Skip to main content

Paramount Plus price drop is coming June 7 — but there's a catch

Paramount Plus
(Image credit: Paramount Plus)

On June 7, Paramount Plus' ad-supported package will get cheaper for new subscribers, but with an annoying catch. Live CBS channels will no longer be included in the new entry-level Paramount Plus package, dubbed "Paramount+ Essential." 

This isn't surprising, as this difference was mentioned when Paramount Plus launched earlier this year. But for those who don't keep track of press releases, the different tiers may something of a surprise: we just got re-confirmation of this change from an email Paramount Plus is sending out to subscribers, one of whom is currently on the Limited Commercials plan.

Existing Paramount Plus subscribers on the service's $5.99 per month Limited Commercials plan will not be affected. They're grandfathered in, and locked in — that is, unless they cancel and resubscribe after June 7.

Paramount Plus plans

Paramount Plus planLimited CommercialsEssentialCommercial Free
Price$5.99 per month$4.99 per month$9.99 per month
On demand contentYesYesYes
Live CBS stationsYesNoYes
AdsYesYesOnly in live TV and select shows
AvailableUntil June 7Starting June 7 and laterNow

So, if you want live CBS TV without paying full price, the choice is pretty clear. Subscribe before June 7 ... and stay subscribed until you're OK with letting go of the $1 per month discount. 

Because once you do, you'll need to get the $9.99 per month Commercial Free package, which Paramount Plus notes does have limited ads. Specifically, Paramount Plus' FAQ page notes that "live TV streams have commercials, and a few shows include brief promotional interruptions to keep you in the loop on new and upcoming Paramount+ programming."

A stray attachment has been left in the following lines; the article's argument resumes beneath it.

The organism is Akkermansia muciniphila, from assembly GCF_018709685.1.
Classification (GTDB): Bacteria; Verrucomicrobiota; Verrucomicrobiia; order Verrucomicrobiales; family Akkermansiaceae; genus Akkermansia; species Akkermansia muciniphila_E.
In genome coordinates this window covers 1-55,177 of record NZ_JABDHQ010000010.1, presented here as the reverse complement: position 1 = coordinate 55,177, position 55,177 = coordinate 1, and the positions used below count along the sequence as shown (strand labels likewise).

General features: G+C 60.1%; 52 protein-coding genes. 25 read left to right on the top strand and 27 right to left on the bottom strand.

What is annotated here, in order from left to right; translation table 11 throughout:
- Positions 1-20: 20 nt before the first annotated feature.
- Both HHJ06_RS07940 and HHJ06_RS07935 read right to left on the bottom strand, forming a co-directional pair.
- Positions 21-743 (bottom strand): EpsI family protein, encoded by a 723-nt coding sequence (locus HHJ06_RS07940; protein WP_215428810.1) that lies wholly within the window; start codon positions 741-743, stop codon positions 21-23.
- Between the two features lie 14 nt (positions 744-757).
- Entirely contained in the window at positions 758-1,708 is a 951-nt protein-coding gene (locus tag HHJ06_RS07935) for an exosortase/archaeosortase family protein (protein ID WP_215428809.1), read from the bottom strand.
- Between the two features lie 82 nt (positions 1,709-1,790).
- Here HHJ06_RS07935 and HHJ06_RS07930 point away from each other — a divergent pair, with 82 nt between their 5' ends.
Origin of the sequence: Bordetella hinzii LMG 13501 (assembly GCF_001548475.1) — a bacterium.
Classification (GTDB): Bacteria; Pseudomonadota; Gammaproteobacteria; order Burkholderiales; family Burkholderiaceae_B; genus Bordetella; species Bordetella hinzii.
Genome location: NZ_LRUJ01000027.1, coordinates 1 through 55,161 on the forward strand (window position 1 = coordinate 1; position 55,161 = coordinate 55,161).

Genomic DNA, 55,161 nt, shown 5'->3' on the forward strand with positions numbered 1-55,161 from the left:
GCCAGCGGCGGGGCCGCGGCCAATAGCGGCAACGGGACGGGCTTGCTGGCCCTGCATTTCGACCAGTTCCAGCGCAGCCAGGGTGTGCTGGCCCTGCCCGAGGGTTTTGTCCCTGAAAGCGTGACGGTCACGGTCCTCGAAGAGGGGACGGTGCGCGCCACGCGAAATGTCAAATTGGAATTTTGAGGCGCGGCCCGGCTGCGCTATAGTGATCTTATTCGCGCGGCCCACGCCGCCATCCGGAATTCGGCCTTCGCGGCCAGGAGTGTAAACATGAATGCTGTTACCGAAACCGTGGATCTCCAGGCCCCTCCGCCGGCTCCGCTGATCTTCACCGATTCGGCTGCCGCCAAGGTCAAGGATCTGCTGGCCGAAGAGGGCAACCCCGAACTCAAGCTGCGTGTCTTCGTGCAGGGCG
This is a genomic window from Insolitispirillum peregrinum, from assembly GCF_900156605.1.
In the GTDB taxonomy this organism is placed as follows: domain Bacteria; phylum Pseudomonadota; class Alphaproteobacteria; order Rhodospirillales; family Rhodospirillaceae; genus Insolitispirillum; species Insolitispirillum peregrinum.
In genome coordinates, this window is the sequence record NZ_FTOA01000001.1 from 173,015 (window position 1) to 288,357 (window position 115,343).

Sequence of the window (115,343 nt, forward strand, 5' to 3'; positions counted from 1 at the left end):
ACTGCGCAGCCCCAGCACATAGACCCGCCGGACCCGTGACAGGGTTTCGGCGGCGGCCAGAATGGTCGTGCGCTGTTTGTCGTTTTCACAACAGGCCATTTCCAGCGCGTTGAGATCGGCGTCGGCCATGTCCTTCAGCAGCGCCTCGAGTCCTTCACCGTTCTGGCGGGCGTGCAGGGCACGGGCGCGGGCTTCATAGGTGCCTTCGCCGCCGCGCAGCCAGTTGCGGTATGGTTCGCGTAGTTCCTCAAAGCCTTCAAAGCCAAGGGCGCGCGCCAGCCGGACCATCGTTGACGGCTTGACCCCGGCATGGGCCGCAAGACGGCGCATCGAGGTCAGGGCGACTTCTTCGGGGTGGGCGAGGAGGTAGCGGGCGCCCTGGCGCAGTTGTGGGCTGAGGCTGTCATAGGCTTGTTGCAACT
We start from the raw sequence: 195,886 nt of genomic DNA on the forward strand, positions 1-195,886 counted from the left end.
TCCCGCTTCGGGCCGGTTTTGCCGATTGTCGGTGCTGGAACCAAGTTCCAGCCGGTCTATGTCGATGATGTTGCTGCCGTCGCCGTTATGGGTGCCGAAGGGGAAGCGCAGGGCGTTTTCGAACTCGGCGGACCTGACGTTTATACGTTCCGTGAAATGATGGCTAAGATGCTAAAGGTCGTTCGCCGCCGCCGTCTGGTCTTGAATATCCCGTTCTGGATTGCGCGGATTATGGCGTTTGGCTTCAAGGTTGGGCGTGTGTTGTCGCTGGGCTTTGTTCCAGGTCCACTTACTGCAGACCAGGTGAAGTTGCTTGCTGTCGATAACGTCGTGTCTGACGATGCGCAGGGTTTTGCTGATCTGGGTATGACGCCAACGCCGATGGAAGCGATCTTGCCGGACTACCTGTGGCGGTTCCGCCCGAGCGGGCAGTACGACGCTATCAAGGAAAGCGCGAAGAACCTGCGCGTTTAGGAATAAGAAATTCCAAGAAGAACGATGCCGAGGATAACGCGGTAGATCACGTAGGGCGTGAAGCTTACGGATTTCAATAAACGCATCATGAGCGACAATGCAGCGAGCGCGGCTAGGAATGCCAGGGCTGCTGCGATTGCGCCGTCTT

This is the latest bit of consumer-facing advertising news in the world of streaming. Last week, HBO Max announced its ad-supported $9.99 per month tier, which won't have the big same-day movie releases that bring theatrical movies to the streaming service. It's also coming this June.

It's not exactly surprising that these services are keeping their (arguably) strongest features behind higher paywalls, but it does make their entry-level pricing a little less sincere. High-profile movies such as Godzilla vs Kong and Wonder Woman 1984 likely drove subscriptions for HBO Max, and we're guessing that cord-cutters were happy to find an affordable way to keep CBS and watch live sports.

More: Everything to know about Umbrella Academy season 3

Henry T. Casey

Henry is a senior editor at Tom’s Guide covering streaming media, laptops and all things Apple, reviewing devices and services for the past six-plus years. Prior to joining Tom's Guide, he reviewed software and hardware for TechRadar Pro, and interviewed artists for Patek Philippe International Magazine. He's also covered the wild world of professional wrestling for Cageside Seats, interviewing athletes and other industry veterans.